Strathclyde Telegraph

Sounds of the World: Bon Iver (America)

There’s nothing better than that emboldened impression left after listening to fresh and evocative music. For me, this happened once in a cinema toilet while Bon Iver’s ‘Skinny Love’ played overhead. Yeah, not the best of starts, but hey, that’s also how I discovered Hozier. The talented singer-songwriter Justin Vernon founded indie-folk band Bon Iver back in 2006, establishing his own innovative sound and developing it ever since.

There is a lonely aching to Iver’s debut album For Emma, Forever Ago, with the summoning of acoustic strums and brittle falsettos creating a work of cold remoteness. Opening with ‘Flume’, Vernon’s eerie echoes layer together and form an interiorized choir that grants the listener entrance into the strange space that Bon Iver craft.

The mix between aching folk tunes that fade and swell, with the acoustic lulls of the instruments, establish a keen sense of intuitive rumination of life. This is best heard in The Wolves (Act I and II), with heavy percussion and multi-tracked vocals about isolation and separation from Vernon’s ex-partner. In their live performance the band haunt the song with the lyrics “what might have been” which Vernon surpasses with an inhuman falsetto scream.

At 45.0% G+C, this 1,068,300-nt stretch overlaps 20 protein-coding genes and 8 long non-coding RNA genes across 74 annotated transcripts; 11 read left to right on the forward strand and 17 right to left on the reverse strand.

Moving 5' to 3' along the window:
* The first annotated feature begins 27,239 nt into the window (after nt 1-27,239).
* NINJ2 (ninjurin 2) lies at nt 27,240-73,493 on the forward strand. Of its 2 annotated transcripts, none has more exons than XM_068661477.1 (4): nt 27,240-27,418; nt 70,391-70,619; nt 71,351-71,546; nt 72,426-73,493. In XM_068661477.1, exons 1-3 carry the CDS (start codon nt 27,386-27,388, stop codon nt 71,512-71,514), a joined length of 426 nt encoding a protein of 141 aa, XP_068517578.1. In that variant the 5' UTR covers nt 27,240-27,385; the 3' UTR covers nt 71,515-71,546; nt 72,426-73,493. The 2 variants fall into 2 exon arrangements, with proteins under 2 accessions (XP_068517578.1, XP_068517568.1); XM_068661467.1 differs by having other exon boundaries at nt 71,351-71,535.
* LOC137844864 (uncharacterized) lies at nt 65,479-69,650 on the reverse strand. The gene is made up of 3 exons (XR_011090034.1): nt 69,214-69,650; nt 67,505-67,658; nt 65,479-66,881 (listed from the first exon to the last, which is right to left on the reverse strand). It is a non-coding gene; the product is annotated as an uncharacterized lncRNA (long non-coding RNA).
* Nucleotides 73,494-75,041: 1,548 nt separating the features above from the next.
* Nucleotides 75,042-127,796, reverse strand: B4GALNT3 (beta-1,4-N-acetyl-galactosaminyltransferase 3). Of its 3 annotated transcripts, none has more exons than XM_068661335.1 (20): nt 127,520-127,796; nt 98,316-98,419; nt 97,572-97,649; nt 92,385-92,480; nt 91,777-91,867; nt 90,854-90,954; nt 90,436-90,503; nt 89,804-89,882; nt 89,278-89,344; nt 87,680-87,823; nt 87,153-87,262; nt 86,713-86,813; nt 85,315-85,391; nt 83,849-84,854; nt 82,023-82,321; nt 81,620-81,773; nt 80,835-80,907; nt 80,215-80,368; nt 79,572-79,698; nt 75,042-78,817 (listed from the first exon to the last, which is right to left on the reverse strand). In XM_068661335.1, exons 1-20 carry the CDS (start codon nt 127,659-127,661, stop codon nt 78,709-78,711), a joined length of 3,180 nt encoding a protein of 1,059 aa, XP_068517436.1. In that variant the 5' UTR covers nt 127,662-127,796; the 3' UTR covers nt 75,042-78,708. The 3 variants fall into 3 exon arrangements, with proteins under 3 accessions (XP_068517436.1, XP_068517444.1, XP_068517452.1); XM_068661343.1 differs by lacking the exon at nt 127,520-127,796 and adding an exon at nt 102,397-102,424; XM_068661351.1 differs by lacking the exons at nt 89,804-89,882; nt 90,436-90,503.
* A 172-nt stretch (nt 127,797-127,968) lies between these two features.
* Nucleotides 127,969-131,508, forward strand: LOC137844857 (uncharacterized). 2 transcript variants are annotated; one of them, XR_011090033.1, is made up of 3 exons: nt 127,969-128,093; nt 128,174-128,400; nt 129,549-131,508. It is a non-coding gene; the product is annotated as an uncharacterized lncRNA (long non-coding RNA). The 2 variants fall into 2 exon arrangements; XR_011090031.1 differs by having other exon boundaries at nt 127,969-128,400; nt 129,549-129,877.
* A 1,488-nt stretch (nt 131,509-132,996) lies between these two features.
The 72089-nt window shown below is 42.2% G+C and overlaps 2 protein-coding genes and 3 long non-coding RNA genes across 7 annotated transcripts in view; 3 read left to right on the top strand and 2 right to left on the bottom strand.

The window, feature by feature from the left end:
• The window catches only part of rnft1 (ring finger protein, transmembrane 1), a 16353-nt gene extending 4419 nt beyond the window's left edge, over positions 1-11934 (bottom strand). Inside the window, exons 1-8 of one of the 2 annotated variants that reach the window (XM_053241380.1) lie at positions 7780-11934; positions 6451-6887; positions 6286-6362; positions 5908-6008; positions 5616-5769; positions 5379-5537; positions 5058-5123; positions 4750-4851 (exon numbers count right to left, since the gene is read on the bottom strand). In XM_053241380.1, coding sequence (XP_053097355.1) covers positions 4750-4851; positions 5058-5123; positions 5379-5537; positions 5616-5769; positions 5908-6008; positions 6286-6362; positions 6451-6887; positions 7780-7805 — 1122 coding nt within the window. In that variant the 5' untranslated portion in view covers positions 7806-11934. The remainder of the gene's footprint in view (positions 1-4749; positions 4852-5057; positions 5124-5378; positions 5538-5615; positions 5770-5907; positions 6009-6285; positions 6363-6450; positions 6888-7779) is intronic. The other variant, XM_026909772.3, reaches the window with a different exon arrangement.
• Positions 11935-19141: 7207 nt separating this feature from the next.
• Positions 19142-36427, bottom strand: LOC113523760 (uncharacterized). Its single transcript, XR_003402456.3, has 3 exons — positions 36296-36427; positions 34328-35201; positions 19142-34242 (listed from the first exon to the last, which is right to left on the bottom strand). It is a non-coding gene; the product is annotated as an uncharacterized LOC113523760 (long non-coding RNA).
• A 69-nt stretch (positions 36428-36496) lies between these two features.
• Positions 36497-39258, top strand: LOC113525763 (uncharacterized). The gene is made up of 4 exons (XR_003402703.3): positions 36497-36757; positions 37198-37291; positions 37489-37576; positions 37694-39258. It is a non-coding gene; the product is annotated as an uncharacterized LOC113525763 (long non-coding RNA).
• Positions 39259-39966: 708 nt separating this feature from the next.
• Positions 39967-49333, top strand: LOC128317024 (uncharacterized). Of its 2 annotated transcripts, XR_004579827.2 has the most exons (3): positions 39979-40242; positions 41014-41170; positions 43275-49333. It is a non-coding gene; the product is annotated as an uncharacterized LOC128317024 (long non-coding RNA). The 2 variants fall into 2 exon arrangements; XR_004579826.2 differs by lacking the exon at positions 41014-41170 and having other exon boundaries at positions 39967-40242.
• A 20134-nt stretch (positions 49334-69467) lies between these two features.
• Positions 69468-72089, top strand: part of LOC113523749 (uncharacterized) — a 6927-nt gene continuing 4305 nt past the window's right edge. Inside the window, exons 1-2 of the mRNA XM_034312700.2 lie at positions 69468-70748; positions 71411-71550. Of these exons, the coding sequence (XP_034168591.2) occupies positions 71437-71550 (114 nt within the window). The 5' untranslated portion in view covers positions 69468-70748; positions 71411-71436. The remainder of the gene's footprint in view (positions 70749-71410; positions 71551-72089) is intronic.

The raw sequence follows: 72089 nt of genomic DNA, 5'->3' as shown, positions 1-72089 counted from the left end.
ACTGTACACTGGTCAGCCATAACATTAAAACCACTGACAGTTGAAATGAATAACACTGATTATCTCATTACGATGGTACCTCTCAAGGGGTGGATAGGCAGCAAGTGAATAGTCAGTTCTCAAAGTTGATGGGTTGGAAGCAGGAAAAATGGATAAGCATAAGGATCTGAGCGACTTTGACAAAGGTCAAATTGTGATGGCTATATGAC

A new sound was born after the band took a five-year break that shaped the masterpiece of 22, A Million. The album removes the intimate acoustics and explores a new electronic sound, similar to Kanye West yet with more purpose and vision. The album seems to ask questions as if Vernon, when writing the tracks, interrogated all aspects of his life. This is heard in the first piece 22 (Over S∞∞n), the synthesised lyrics “it might be over soon” establishes an emotional journey to find oneself.

33 (GOD) is a cacophony of religious symbolism which matches the collaboration of electronic beats, wild trumpets and soft “bird shit” which forms a melancholy conversation. The piece splashes Paulo Nutini’s lyrics “we find God and religion” into its skeletal frame to add life and strange experimentation to the track.

Bon Iver’s sound is gently changing yet their ideology stands strong; the exploration into life and the understanding that all things fade and return to where they came from.

By Erran Kerrigan